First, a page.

“Libraries and archives that had the means purchased their own hydraulic presses or one of Barrow’s patented roller laminators,” the Library of Virginia noted in a fall 2018 newsletter for Virginia’s Circuit Court Records Preservation Program. “Thus began the cellulose acetate lamination craze that swept the nation.”

‘Meticulous and time consuming’

If the lamination process seemed too good to be true, it was.

Over time, cellulose acetate can cause documents to become discolored, clouded, warped or brittle. A vinegar odor, said Crawford, is a sure sign deterioration is occurring.

Getting rid of the old lamination isn’t easy, however. Unlike more modern restoration approaches that put a premium on “reversibility” — the idea that anything done to a document today should be able to be easily reversed — cellulose acetate can become permanently adhered to paper fibers if lamination is left long enough.

The Library of Virginia report to the General Assembly called removal “meticulous and time consuming, taking anywhere between three months to a year to remove cellulose acetate from one volume.” The estimated cost of treating the roughly 1,500 volumes in Virginia laminated with the plastic is between $15 million to $20 million over the next decade and a half.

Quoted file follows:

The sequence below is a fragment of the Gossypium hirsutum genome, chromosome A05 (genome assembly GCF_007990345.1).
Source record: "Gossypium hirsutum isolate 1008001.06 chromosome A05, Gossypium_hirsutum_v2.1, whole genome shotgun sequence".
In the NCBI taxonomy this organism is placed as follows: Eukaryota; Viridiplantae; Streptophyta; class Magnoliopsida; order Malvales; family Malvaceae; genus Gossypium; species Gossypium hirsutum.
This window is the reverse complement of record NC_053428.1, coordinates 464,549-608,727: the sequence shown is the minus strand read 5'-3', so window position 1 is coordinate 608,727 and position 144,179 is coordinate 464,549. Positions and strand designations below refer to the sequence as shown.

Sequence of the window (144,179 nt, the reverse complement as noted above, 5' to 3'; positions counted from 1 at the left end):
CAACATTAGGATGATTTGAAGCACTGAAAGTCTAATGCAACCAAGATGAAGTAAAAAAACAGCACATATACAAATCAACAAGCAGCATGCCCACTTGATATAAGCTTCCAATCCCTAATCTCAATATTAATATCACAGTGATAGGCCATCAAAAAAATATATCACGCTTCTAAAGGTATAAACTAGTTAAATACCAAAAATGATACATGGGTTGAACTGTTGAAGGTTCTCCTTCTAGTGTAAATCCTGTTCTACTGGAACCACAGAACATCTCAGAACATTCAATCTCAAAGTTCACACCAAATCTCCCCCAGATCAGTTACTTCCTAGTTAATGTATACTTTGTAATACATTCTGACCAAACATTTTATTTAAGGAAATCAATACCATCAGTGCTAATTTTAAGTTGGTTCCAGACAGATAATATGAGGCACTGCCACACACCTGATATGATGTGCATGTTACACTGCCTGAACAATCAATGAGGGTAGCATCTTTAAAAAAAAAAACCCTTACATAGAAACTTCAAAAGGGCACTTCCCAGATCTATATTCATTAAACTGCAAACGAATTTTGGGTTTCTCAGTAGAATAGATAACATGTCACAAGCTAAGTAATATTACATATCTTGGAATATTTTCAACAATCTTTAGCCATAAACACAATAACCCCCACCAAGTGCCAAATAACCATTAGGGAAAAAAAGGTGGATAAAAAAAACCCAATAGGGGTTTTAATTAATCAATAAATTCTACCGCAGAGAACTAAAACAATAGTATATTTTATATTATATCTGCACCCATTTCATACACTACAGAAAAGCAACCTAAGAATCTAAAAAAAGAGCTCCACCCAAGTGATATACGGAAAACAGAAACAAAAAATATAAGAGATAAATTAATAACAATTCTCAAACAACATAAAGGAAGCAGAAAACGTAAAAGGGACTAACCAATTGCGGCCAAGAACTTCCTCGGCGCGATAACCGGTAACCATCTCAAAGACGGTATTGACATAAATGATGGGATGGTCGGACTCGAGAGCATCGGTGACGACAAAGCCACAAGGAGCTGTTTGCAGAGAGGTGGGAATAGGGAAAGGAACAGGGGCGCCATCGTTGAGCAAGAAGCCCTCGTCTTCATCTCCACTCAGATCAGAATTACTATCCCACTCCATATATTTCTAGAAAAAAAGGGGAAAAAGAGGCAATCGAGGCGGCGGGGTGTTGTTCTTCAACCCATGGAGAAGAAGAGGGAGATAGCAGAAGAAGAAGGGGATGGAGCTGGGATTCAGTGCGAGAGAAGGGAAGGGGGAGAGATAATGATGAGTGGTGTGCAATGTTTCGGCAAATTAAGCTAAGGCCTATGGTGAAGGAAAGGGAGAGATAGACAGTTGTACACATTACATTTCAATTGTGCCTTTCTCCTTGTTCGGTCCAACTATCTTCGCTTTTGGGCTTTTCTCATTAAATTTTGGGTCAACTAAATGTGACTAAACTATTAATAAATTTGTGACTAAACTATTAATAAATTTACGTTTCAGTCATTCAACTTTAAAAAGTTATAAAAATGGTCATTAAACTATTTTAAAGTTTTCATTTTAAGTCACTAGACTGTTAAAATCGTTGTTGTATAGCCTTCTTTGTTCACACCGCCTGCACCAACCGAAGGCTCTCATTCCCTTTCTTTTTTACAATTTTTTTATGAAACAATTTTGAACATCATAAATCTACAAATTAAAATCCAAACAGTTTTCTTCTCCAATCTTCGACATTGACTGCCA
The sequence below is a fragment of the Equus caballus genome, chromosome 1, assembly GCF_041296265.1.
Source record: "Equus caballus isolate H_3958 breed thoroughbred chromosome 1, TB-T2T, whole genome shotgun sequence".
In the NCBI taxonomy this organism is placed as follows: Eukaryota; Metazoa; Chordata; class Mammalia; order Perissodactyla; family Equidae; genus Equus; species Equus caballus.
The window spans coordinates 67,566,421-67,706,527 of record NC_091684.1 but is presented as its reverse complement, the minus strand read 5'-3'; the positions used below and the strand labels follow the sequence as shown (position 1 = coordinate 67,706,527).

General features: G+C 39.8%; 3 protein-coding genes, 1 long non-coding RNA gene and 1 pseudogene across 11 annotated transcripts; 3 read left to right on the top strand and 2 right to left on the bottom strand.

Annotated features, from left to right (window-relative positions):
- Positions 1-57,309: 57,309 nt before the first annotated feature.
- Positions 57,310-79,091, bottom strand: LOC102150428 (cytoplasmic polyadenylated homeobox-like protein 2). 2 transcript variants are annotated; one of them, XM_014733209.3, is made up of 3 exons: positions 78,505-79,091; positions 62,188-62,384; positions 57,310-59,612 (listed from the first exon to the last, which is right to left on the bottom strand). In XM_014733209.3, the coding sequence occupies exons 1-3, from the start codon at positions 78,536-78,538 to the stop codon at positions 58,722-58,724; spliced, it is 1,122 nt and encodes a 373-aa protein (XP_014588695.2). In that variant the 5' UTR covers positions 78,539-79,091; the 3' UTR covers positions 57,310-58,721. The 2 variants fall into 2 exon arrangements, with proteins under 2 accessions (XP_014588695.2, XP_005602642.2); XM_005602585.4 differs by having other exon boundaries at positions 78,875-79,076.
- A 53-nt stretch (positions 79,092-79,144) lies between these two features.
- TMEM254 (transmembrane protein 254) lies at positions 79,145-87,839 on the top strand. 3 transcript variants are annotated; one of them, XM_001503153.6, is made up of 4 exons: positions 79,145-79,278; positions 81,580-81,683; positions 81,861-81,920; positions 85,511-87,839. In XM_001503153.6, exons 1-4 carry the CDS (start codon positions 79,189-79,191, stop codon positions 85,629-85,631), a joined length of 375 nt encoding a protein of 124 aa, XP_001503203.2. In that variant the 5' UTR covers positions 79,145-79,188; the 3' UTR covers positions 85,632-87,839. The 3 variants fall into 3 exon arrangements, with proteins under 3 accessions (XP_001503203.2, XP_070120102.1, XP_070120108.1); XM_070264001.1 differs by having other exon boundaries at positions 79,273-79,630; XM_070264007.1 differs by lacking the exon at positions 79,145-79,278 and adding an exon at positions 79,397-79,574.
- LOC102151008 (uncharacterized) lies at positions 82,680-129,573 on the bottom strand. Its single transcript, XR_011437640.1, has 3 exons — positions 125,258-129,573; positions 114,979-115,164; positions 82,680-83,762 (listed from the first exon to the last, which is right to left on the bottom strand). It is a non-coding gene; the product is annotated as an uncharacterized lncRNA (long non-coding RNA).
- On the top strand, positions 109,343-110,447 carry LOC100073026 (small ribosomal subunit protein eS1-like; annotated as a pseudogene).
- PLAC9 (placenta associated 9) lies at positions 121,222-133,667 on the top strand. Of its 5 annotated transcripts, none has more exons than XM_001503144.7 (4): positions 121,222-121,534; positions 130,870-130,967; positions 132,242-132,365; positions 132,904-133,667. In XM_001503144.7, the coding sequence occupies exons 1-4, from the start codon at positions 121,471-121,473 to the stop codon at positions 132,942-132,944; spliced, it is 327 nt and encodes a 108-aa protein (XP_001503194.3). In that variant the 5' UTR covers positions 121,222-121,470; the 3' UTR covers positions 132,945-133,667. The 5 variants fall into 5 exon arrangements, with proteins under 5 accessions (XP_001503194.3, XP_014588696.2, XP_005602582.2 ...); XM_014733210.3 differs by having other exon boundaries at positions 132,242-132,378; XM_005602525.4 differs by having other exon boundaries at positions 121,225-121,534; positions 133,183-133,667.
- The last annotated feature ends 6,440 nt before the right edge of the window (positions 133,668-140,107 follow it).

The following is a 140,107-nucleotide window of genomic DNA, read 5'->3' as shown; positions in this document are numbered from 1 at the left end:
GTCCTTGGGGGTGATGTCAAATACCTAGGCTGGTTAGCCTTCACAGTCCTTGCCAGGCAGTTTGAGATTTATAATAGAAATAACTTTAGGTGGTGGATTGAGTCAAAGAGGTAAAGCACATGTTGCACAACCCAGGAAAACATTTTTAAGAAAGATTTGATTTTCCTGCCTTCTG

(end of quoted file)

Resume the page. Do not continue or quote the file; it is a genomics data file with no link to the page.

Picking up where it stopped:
“You’ve got to be almost like a chemist,” said Crawford. “There’s a lot of variables in this situation. When was this laminated? Was the paper de-acidified prior to lamination? They were constantly rejiggering the ingredients for this over the decades.”

Crawford said he believes the necessary restoration work can be carried out over the next 10 to 15 years using grant funds from the Circuit Court Records Preservation Program, which is funded by the General Assembly and overseen by the Library of Virginia.

The most recent state budget, which also required the library to report on the extent of cellulose acetate lamination in the commonwealth, puts just over $1 million in each of the next two years toward the program.

“It’s a lot of volumes,” said Crawford. “It’s a lot of intense work that’s involved.”